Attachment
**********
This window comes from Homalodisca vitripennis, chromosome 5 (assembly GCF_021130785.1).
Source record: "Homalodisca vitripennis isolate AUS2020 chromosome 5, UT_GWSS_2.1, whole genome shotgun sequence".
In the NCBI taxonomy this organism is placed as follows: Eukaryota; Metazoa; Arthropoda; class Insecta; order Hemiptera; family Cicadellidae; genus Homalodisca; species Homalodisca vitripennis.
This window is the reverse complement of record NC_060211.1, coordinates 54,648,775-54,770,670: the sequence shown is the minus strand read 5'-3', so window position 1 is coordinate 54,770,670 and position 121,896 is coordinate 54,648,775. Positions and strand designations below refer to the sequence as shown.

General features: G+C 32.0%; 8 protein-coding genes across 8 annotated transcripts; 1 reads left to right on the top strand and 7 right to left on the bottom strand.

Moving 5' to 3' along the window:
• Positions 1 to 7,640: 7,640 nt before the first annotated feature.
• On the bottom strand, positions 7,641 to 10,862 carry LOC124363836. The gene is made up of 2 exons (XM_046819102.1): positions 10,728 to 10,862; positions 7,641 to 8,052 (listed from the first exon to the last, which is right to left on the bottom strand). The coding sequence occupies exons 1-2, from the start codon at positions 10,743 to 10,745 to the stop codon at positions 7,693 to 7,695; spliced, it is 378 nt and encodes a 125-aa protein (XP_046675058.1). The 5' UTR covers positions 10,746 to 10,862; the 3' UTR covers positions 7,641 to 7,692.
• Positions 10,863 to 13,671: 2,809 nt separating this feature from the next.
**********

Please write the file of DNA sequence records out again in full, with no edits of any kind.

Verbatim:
This window comes from Homalodisca vitripennis, chromosome 5 (assembly GCF_021130785.1).
Source record: "Homalodisca vitripennis isolate AUS2020 chromosome 5, UT_GWSS_2.1, whole genome shotgun sequence".
In the NCBI taxonomy this organism is placed as follows: Eukaryota; Metazoa; Arthropoda; class Insecta; order Hemiptera; family Cicadellidae; genus Homalodisca; species Homalodisca vitripennis.
This window is the reverse complement of record NC_060211.1, coordinates 54,648,775-54,770,670: the sequence shown is the minus strand read 5'-3', so window position 1 is coordinate 54,770,670 and position 121,896 is coordinate 54,648,775. Positions and strand designations below refer to the sequence as shown.

General features: G+C 32.0%; 8 protein-coding genes across 8 annotated transcripts; 1 reads left to right on the top strand and 7 right to left on the bottom strand.

Moving 5' to 3' along the window:
• Positions 1 to 7,640: 7,640 nt before the first annotated feature.
• On the bottom strand, positions 7,641 to 10,862 carry LOC124363836. The gene is made up of 2 exons (XM_046819102.1): positions 10,728 to 10,862; positions 7,641 to 8,052 (listed from the first exon to the last, which is right to left on the bottom strand). The coding sequence occupies exons 1-2, from the start codon at positions 10,743 to 10,745 to the stop codon at positions 7,693 to 7,695; spliced, it is 378 nt and encodes a 125-aa protein (XP_046675058.1). The 5' UTR covers positions 10,746 to 10,862; the 3' UTR covers positions 7,641 to 7,692.
• Positions 10,863 to 13,671: 2,809 nt separating this feature from the next.